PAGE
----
Motorcycle Forum

Motorcycle Forum (http://www.motorcycle.com/forum/)
-   MO Reader Feedback (http://www.motorcycle.com/forum/mo-reader-feedback/)
-   -   The Objects of Our Affection (http://www.motorcycle.com/forum/mo-reader-feedback/1313-objects-our-affection.html)

ValkBandit 07-24-2002 06:26 AM

believe it or not ....
 
believe it or not, i was shooting for humor, and i sincerely apologize if i offended. i had assumed that in calling me old, YOU were shooting for humor, too, and i returned the joke.



and by the way ... MY mama IS old (but she's still ticking--amazing stuff that geritol). you can make fun of her if you like. where i come from its perfectly acceptable.



i hope that, combined with the apology, sets things right.



of course i realize water-cooled engines have been around a long time. what i should have said was water-cooled MOTORCYCLE engines are relatively new. i believe the first was the suzuki 750 "water buffalo," a two stroke that i think was launched in early-to-mid 70s.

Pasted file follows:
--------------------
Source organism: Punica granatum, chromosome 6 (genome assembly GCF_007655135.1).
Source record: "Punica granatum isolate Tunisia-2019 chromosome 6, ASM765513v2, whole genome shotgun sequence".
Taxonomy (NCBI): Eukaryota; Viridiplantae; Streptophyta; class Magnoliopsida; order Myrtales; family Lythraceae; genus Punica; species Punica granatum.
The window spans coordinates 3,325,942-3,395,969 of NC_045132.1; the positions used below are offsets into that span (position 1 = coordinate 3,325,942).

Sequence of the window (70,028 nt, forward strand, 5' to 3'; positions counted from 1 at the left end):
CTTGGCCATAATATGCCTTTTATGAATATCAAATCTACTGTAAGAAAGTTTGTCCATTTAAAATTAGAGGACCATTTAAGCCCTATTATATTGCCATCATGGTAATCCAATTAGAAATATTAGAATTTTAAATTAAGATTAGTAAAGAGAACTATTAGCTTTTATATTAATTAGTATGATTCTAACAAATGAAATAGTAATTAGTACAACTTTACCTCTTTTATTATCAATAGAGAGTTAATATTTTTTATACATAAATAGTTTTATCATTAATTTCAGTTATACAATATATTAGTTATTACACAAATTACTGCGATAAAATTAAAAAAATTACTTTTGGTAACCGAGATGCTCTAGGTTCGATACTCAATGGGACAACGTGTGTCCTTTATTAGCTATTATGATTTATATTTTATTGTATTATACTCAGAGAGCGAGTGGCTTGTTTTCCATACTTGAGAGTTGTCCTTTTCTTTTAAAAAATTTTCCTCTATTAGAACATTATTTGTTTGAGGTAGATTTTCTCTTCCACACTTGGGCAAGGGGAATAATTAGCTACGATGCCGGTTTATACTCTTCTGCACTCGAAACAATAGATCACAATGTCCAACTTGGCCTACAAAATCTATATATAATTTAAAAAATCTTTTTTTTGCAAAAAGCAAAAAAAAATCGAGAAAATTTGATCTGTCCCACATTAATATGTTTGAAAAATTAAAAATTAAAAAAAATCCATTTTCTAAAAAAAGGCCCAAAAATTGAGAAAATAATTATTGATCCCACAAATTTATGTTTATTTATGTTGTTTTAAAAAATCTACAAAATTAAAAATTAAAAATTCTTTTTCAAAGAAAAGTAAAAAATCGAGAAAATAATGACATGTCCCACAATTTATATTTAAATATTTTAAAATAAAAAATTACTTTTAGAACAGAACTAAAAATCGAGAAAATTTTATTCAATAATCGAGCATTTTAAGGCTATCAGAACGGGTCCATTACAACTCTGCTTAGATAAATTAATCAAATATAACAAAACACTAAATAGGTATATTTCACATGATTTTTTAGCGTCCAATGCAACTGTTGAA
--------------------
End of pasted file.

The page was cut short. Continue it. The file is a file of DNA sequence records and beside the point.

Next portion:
dparker99 07-24-2002 07:05 AM

Re: The Objects of Our Affection
 
What is interesting to note - that it is not our shareholders (owners) that are driving our company to do more with less - it is the end user (consumer) that demands the highest quality product at the cheapest price. Look at the price of a computer or DVD player or TV set. The amount of technology and engineering crammed into modern capital goods is mind boggling, and we (consumers) do not think anything more for it- just take it for granted.

A second point is that as our company grows - with automation and technology - we do not lay off people to replace them with machines, we train them to run the machines because we need highly skilled people to keep the place going. It even gets to the point that you have more invested in your people than the equipment they run.

SeanAlexander 07-24-2002 07:10 AM

Re: The Objects of Our Affection
 
I was just thinking that. I think its the black color, with the long tail and the headlight shape.

SeanAlexander 07-24-2002 07:10 AM

Re: The Objects of Our Affection
 
I was just thinking that. I think its the black color, with the long tail and the headlight shape.

SeanAlexander 07-24-2002 07:10 AM

Re: The Objects of Our Affection
 
ditto

SeanAlexander 07-24-2002 07:43 AM

Re: The Objects of Our Affection
 
Martin,



I particularly like that Bruise Brothers saying: "One day, you're going to be dead for a long long time" a lot of people in this world seem to lose track of the idea that they only get one shot at this.